Technology for MSMEs: As data privacy continues to increase in importance for organizations around the world and those they serve, privacy spending despite a difficult economic environment in 2022 did not decrease, in fact in some cases, grew last year, said technology company Cisco in its latest 2023 Data Privacy Benchmark Study on Monday. The most significant growth from 2021 to 2022 occurred at smaller organizations with spending at organizations with 50-249 employees increasing by more than 17 per cent to $2 million from $1.7 million, the global study said with responses from more than 4,700 security professionals from 26 geographies including India, Australia, Canada, China, France, Germany, Japan, Saudi Arabia, Singapore, South Korea, the UK, the US, etc.
At medium enterprises with 500-999 employees, spending rose by more than 13 per cent to $2.6 million in 2022 from $2.3 million in 2021 while spending at larger organizations remained relatively unchanged after steep increases from 2019 to 2020, the report added. The average spending was $2.7 million, up significantly from $1.2 million just three years ago.
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At the same time, the estimated value of benefits derived from privacy was also up significantly in 2022. The average estimate increased by more than 13 per cent to $3.4 million in 2022 from $3 million in 2021 with significant gains across the various organization sizes.
For instance, benefits for smaller organizations with 50-249 employees jumped by 35 per cent to $2.7 million from $2 million, and those with 500-999 employees increased by 18 per cent to $3.3 million from $2.8 million. Likewise, estimated benefits at larger organizations of 1,000-9,999 employees and over 10,000 employees also jumped by 6 per cent and 8 per cent respectively.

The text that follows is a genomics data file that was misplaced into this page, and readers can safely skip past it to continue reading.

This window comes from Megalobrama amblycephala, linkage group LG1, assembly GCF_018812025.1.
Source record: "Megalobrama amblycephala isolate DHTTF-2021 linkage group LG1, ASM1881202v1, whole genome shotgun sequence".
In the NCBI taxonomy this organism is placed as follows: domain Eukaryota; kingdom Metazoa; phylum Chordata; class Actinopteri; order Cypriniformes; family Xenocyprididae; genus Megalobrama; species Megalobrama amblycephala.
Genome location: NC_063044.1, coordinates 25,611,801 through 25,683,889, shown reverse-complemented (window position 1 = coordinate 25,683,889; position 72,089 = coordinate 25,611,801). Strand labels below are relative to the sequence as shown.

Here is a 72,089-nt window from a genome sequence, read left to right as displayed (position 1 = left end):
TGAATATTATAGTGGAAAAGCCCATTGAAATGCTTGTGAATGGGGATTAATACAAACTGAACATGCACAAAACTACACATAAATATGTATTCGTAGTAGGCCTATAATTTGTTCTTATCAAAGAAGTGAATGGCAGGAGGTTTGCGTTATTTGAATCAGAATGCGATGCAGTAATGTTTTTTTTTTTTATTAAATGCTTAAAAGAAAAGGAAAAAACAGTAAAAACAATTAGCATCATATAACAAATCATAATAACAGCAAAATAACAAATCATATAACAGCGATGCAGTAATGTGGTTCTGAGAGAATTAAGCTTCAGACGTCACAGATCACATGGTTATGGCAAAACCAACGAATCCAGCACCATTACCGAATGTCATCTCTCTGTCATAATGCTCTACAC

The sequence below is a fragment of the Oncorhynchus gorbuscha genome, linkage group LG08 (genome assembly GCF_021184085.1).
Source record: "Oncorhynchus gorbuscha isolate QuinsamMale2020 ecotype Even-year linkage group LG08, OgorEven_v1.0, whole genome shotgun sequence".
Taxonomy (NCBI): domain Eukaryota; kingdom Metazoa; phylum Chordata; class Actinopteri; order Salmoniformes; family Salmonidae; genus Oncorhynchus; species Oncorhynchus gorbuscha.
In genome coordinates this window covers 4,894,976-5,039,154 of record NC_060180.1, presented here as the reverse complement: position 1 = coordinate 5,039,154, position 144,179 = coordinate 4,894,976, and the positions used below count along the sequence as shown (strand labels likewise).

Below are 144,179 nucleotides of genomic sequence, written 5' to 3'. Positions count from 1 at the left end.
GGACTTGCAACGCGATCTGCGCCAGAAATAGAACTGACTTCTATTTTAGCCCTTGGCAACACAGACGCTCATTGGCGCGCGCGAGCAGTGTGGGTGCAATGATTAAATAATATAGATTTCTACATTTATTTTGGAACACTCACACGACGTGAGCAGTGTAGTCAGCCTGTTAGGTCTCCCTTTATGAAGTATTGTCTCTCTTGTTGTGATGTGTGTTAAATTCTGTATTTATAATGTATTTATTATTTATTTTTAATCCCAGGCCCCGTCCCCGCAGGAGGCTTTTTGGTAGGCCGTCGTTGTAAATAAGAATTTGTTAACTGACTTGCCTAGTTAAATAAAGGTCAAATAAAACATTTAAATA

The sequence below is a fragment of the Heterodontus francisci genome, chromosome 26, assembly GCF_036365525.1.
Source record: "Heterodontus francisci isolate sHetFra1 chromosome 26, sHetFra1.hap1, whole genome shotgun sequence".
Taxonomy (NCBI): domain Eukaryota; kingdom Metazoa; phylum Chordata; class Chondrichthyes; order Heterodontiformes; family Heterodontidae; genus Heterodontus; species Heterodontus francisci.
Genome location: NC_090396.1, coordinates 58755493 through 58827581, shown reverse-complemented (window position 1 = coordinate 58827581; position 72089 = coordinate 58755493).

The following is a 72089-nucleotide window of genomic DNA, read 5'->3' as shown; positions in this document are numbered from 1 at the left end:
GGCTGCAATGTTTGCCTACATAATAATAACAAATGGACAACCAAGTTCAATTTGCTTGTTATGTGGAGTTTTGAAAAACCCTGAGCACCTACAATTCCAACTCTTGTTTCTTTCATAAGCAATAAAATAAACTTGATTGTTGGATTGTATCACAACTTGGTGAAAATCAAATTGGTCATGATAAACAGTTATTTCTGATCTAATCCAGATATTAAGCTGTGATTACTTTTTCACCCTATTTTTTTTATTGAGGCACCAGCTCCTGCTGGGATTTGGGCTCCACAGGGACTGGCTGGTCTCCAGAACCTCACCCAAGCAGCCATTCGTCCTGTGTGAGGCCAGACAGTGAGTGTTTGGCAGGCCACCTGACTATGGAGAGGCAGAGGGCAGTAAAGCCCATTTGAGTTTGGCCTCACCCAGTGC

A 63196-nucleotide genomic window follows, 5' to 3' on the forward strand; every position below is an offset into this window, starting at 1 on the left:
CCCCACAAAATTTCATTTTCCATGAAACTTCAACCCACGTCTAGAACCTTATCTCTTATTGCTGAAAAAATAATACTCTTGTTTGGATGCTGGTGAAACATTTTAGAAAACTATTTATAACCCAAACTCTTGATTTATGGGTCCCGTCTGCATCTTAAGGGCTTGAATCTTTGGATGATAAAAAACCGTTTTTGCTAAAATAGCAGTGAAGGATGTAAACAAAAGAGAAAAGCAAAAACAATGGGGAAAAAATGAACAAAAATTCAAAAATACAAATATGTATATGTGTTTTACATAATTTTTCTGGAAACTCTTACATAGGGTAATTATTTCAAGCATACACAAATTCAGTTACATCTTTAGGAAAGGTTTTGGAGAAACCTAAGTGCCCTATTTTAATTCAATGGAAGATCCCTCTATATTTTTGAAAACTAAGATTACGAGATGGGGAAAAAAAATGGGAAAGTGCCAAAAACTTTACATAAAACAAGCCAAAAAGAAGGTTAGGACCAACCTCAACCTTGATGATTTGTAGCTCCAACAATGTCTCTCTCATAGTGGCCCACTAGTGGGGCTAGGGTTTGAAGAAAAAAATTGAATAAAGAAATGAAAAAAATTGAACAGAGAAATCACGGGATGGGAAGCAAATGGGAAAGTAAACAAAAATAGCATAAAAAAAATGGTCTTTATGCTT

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The benefits included reducing sales delays, mitigating losses from data breaches, enabling innovation, achieving operational efficiency, building trust with customers, and making their company more attractive. Over 70 per cent of respondents indicated they were getting “significant” or “very significant” benefits from each of these areas.
However, there remained a disconnect between organizations and consumers regarding data and trust as the latter expected businesses to be transparent about their practices and treat personal data properly. According to the survey, 96 per cent of respondents agreed they have an ethical obligation to treat customer data properly, but their priorities were not fully consistent with those expressed by consumers.
As per Cisco’s 2022 Consumer Privacy Survey, transparency – providing easily accessible and clear information about how their data is being used – was the top priority for consumers in comparison to not selling personal information or compliance with privacy laws. Yet, in this year’s survey of organizations, businesses felt compliance was the most important priority for building customer trust followed by transparency.
“When it comes to earning and building trust, compliance is not enough,” said Harvey Jang, Vice President and Chief Privacy Officer, Cisco in the report.
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